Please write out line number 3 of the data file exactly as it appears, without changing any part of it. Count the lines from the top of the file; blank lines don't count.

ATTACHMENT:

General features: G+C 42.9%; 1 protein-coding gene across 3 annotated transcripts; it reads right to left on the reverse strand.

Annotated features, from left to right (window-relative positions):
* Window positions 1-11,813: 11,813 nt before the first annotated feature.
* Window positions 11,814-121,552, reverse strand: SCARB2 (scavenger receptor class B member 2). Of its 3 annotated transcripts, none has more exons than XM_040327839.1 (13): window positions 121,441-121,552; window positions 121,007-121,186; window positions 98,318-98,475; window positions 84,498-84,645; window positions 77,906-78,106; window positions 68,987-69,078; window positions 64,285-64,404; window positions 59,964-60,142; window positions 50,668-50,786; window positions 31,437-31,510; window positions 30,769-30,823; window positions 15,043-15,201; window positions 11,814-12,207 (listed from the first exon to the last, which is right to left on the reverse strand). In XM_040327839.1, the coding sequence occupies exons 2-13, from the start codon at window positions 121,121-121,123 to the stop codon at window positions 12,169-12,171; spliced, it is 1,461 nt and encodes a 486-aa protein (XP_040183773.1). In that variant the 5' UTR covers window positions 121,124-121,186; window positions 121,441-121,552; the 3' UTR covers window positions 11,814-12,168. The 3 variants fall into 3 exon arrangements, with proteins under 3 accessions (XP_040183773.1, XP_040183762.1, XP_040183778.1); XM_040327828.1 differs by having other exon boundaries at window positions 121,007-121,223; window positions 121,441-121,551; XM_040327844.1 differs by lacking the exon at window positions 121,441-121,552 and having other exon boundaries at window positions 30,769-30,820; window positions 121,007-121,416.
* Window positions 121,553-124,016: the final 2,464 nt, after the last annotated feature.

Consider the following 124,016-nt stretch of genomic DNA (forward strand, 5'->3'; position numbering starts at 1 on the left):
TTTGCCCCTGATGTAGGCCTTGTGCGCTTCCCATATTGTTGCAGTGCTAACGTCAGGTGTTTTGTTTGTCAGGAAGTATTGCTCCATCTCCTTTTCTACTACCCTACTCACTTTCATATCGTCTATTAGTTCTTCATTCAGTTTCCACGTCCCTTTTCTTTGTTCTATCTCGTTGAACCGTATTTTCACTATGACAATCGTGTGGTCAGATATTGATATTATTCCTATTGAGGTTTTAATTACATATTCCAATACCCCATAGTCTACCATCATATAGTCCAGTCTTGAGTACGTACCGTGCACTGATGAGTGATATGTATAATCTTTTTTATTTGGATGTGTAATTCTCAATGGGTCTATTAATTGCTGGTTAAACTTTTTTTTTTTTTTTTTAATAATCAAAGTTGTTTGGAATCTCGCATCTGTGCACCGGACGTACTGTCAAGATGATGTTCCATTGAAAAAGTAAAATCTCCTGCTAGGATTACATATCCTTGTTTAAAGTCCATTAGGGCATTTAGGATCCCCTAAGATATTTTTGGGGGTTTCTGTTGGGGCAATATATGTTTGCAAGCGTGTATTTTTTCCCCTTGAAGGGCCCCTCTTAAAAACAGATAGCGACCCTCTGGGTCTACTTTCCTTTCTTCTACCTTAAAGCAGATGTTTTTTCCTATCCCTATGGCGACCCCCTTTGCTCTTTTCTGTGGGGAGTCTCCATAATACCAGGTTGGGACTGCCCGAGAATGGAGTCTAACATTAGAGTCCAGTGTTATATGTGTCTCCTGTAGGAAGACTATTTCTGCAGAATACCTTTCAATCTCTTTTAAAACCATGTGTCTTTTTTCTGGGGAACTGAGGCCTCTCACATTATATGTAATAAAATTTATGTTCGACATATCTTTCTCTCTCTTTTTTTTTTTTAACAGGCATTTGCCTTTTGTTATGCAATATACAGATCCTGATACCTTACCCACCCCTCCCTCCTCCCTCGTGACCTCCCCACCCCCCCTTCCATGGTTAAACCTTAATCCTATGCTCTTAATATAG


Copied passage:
* Window positions 1-11,813: 11,813 nt before the first annotated feature.